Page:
VA makes it motto more gender ‘inclusive’
March 17, 2023

The Department of Veterans Affairs (VA) has announced that it will change its motto to use gender-neutral language that recognizes all who have served.

The current motto, “To care for him who shall have borne the battle and for his widow, and his orphan,” has been in use for nearly 60 years. However, many have criticized it for being outdated and exclusionary.

The VA Secretary Denis McDonough said in a statement, “We are proud of the work we do for all Veterans, including women, LGBTQ+ Veterans and military families, and the updated motto reflects our commitment to serving all who have served our country.”

The change was announced by VA Secretary Denis McDonough, who said the new motto would “serve to remind us of our collective responsibility to care for veterans, their families, caregivers, and survivors.” McDonough also noted that the change was long overdue and that the VA must continue to work towards greater inclusion and equality for all those who have served in the military.

The new motto will be  “To fulfill President Lincoln’s promise to care for those who have served in our nation’s military and for their families, caregivers, and survivors.”

The change was applauded by many Veterans advocacy groups, who have long called for more inclusive language from the VA. The American Military Partner Association called it an “historic step forward.”

The move towards more gender-neutral language has been a growing trend in recent years, with many organizations and governments adopting similar changes. The state of Washington, for example, recently passed a law requiring all public documents to use gender-neutral language.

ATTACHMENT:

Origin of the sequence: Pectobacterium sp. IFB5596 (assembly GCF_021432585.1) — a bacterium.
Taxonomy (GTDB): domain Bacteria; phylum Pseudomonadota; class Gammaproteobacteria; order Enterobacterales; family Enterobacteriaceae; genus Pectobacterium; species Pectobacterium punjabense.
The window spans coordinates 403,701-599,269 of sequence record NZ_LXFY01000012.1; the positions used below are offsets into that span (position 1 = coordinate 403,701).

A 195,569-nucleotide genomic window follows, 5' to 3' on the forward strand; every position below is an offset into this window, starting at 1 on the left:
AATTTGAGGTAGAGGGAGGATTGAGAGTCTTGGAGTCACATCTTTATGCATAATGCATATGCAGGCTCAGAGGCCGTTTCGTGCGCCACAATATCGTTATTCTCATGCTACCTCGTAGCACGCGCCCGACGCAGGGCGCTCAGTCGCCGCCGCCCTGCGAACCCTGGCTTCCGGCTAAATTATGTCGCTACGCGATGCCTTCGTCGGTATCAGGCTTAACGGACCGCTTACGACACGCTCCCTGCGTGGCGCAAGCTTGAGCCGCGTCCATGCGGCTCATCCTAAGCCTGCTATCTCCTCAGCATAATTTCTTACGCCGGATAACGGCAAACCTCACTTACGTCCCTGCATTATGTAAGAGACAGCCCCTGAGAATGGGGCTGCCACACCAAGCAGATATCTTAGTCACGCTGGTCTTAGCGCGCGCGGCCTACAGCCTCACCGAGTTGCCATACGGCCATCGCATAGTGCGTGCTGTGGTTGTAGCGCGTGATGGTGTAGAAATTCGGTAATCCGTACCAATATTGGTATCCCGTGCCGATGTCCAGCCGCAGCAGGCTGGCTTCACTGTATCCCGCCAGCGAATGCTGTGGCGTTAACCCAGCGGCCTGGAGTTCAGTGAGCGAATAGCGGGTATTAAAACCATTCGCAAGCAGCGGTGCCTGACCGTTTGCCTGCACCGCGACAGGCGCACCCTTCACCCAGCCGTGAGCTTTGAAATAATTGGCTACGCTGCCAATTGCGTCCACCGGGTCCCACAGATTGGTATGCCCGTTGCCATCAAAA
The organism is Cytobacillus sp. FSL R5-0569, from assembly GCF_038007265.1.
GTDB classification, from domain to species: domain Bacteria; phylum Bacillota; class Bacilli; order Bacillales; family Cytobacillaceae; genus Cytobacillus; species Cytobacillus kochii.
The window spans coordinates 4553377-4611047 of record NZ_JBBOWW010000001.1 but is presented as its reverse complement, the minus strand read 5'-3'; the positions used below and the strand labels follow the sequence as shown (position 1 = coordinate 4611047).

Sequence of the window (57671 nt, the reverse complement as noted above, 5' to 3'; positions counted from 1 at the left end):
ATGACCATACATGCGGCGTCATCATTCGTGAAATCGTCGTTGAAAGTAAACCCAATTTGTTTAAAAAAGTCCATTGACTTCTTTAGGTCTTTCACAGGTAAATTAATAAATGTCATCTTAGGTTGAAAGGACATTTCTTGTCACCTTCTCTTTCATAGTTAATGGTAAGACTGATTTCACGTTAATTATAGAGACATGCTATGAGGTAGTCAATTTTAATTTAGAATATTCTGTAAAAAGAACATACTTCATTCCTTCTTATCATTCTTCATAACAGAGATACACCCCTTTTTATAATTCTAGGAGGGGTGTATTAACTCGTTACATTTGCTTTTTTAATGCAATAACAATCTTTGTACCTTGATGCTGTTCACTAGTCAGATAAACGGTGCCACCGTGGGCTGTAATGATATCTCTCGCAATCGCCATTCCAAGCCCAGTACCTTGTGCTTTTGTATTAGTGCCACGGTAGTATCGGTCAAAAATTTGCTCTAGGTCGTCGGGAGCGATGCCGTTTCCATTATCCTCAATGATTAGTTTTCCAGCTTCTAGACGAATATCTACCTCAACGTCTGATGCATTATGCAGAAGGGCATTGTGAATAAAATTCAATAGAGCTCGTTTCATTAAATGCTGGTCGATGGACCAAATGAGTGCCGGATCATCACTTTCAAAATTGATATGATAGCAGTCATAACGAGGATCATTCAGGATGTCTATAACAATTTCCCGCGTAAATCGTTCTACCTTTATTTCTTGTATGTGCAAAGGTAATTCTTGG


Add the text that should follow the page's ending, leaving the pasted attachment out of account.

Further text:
The VA’s decision to change its motto reflects a broader effort to make the organization more welcoming and inclusive to all Veterans.

However, some have criticized the change, arguing that it erases the historical context of the original motto, which was inspired by a quote from Abraham Lincoln’s second inaugural address. Others have suggested that the VA should focus on improving access to care and benefits for veterans, rather than changing its motto.

While some may see this change as merely symbolic, it sends a powerful message that the VA is committed to serving all who have served our country, regardless of their gender identity. As Secretary McDonough said, “This is about making sure that all Veterans feel welcomed, respected, and understood.”

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